The world’s freshwater supply is in demand—and under threat

IFPRI study suggests scope of and solutions to the world's future water woes

Essential to sustaining life and supporting a healthy environment, water is also imperative for economic growth. Yet as water demand for household, industrial, and agricultural uses grows—especially in the developing world—watersheds and irrigated lands are deteriorating and ground and surface water pollution is increasing. Climate change further exacerbates these water woes—now and in the future.

In observance of World Water Day, IFPRI and Veolia released a joint study revealing that inefficient water management—in lieu of available sustainable practices—will significantly undermine society’s ability to grow, and will impact the quality of life of millions of people and our planet’s environmental water resources.

More information from Veolia

Today, 36% of the global population—approximately 2.4 billion people—live in water-scarce regions and 22% of the world’s GDP ($9.4 trillion at 2000 prices) is produced in water-short areas. Moreover, 39% of current global grain production is not sustainable in terms of water use.

Current “business as usual” water management practices and levels of water productivity will put at risk approximately $63 trillion, or 45 percent of the projected 2050 global GDP (at 2000 prices), equivalent to 1.5 times the size of today’s entire global economy. Some 4.8 billion people (52 percent of the world population) will be exposed to severe water scarcity by 2050.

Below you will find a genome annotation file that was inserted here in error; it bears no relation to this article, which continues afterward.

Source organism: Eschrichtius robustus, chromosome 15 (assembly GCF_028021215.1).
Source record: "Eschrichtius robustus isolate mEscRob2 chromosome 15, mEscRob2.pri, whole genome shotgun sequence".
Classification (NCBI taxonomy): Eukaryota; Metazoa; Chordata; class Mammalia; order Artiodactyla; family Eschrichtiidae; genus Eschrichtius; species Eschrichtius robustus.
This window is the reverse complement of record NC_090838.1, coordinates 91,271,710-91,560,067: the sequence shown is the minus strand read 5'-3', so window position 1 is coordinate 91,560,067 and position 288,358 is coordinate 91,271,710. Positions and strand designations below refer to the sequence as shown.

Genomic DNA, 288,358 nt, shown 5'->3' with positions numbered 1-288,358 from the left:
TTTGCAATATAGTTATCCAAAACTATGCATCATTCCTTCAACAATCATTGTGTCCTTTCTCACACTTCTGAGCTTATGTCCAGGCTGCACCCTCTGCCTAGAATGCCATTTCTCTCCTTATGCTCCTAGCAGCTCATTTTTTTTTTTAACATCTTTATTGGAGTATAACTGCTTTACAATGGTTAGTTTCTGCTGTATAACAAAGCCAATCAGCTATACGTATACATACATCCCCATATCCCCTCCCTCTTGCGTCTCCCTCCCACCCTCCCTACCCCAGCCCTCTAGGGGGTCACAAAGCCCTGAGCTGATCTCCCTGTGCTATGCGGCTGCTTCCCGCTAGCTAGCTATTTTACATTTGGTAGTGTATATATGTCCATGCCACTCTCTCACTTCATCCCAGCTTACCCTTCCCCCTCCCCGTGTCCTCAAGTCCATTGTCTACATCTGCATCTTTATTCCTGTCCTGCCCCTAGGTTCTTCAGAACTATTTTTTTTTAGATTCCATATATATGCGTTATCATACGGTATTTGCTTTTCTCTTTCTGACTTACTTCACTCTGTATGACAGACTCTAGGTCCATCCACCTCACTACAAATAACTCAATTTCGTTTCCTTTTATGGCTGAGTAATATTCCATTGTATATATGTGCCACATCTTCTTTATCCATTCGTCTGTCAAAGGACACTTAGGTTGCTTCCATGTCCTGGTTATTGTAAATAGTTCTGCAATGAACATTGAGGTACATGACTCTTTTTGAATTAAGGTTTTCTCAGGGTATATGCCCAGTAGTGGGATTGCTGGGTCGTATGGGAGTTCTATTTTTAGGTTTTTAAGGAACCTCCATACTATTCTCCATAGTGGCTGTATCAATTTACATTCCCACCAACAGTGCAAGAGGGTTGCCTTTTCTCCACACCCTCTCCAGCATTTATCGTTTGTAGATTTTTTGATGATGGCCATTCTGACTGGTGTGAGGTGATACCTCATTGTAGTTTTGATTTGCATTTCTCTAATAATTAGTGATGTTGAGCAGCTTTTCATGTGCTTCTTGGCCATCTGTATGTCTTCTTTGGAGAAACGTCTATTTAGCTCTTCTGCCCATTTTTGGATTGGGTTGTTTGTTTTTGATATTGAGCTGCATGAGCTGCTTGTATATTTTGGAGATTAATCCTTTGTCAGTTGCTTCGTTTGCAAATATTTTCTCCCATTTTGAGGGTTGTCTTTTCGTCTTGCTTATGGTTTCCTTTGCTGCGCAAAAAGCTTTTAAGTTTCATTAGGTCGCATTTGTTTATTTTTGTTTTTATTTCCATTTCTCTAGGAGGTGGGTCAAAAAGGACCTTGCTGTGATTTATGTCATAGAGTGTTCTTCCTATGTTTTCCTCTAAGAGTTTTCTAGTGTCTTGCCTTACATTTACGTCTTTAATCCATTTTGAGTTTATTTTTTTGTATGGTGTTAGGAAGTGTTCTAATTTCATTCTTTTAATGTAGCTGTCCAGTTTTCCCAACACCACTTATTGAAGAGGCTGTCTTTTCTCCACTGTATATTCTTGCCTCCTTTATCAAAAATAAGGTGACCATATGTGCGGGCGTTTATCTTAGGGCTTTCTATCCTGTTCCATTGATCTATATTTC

This dire scenario will significantly impact investment decisions, increase economic and operational costs, and affect the competitiveness of afflicted regions. However, if sustainable behaviors and practices are adopted, more than 1 billion people and approximately $17 trillion of GDP could escape exposure to risks and challenges from severe water scarcity. Implementation of sustainable water management practices, including increased access to clean water and associated increased female secondary education, would also reduce by 21 percent the number of children projected to suffer from malnourishment compared to a business-as-usual approach

Learn more about the report here.